The review found no effects of the payments on adult work effort or increased fertility.
Another study found positive effects on women’s and girls’ well-being, especially in education and employment, along with increases in women’s decision-making power and choices.
Early in the pandemic, countries had to address several questions as the virus spread and lockdowns became inevitable. These included: who needed the most help; what types of interventions were needed; what coverage levels should be; and how long they should be in place.
Consideration also had to be given to what the most cost effective interventions would be, how to ensure accountability of public spending and the long-term implications.
The responses that emerged were largely adaptive, built on existing social protection systems. Most countries increased benefit levels. In others, new beneficiaries were added to existing programmes and new programmes were established, such as in South Africa. About half (47%) of cash transfers are new programmes in 78 countries (reaching 512.6 million people), while one-fifth (22%) of measures are one-off payments.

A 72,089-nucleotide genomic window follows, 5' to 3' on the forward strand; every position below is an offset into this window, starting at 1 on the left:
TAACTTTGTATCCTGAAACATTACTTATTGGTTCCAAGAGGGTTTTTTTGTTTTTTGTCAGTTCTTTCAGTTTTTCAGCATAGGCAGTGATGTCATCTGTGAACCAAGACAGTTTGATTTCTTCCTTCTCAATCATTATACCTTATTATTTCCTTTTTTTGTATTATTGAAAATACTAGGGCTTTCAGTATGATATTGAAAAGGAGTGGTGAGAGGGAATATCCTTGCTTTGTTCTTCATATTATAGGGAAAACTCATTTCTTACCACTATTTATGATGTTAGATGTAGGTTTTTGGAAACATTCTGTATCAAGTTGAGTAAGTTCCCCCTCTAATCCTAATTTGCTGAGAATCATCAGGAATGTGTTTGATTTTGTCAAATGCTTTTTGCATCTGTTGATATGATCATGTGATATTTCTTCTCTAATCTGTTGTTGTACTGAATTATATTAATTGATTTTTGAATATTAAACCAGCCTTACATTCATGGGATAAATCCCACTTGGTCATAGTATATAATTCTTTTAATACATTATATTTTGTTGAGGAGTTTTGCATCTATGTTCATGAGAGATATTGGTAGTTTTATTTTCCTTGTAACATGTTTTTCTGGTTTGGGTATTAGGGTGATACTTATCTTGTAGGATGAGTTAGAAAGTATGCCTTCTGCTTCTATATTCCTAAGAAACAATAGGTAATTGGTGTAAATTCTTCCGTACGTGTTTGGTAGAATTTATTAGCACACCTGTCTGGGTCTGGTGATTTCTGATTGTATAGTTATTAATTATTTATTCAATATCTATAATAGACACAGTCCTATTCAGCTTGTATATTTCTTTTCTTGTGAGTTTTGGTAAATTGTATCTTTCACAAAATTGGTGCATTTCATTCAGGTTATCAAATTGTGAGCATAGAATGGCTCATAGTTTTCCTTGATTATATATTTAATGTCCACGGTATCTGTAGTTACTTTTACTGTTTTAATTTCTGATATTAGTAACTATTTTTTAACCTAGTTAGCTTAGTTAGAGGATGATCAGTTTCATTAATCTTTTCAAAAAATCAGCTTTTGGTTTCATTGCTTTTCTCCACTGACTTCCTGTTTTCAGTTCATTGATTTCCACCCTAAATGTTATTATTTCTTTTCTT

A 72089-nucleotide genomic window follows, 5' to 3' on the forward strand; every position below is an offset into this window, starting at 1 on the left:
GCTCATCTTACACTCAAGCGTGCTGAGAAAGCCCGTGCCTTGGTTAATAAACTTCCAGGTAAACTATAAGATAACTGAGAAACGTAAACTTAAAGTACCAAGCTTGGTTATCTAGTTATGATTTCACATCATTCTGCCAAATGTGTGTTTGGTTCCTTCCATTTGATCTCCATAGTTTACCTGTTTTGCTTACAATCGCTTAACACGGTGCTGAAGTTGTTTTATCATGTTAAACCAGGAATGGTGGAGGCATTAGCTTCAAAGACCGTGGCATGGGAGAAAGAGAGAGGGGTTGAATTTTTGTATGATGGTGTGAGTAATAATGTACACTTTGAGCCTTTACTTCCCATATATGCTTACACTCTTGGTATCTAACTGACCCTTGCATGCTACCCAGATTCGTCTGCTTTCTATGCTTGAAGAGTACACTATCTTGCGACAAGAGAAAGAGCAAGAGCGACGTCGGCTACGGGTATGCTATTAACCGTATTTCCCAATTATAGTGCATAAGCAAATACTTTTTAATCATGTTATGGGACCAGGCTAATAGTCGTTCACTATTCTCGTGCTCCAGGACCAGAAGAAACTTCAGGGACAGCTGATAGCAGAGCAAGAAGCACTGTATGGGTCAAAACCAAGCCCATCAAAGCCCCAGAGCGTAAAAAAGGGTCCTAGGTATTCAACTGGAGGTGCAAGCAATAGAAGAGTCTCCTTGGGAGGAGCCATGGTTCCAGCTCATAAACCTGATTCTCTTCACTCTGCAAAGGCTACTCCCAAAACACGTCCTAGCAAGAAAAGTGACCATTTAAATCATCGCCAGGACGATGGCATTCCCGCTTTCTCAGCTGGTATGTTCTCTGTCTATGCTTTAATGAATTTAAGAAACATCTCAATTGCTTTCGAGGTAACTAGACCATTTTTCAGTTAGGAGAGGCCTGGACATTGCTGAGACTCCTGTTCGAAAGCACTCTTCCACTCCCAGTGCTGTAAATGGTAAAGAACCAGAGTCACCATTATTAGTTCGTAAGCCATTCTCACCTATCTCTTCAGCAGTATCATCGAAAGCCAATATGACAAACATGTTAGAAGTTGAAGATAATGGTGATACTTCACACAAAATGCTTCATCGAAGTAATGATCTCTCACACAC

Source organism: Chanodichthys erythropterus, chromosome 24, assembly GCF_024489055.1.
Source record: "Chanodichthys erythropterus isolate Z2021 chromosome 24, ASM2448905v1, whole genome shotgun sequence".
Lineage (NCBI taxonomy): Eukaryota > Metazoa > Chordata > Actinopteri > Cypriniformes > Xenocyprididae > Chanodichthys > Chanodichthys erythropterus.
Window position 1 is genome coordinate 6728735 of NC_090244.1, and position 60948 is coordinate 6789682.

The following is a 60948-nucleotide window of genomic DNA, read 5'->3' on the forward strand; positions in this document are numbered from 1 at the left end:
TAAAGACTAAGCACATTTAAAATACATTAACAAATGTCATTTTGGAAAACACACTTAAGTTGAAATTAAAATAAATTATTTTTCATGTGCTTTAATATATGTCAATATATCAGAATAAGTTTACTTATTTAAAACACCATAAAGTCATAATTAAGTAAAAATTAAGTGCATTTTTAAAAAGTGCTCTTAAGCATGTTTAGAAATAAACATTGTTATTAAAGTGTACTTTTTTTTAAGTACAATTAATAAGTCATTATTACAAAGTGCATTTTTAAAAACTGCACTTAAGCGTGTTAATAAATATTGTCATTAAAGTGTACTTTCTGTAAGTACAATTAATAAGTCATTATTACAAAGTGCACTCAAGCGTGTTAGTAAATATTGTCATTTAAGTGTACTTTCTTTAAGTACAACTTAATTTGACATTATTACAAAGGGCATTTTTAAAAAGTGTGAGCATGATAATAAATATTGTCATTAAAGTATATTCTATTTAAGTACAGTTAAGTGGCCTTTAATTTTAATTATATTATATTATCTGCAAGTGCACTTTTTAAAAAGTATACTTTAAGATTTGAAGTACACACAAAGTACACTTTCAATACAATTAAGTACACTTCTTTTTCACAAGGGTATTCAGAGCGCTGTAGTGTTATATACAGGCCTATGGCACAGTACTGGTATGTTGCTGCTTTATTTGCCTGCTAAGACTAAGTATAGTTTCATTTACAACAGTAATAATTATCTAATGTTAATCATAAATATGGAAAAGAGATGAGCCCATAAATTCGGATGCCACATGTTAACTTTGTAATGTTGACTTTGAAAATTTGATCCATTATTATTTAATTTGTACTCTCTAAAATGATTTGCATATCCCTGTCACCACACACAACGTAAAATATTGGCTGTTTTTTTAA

In December 2020, Ugo Gentilini, who is the social protection lead at the World Bank, and his colleagues at the bank and UNICEF collated the first Real-Time Review of Country Measures to respond to COVID-19 in developing countries. This shows that:
Country-level responses increased significantly, with 1,414 social protection policies planned and implemented in 215 countries.
Social assistance made up close to two-thirds of all the programmes in this data base while the rest complemented these with social insurance schemes and labour market programmes. But cash payments were by far the most popular response in low-income countries (90%) and less than half in high income countries. Social assistance strategies included cash transfers (conditional and unconditional), social pensions, in-kind food as well as food voucher schemes and school feeding schemes.
There were major regional differences. In sub-Saharan Africa, South Asia and Latin America and the Caribbean there was a much bigger emphasis on social assistance. Europe and Central Asia and North America used more social insurance measures.
Social insurance programmes such as paid unemployment, sick benefits, health insurance, pensions, contribution waivers or subsidies were identified.
The overview provided a number of valuable insights and lessons.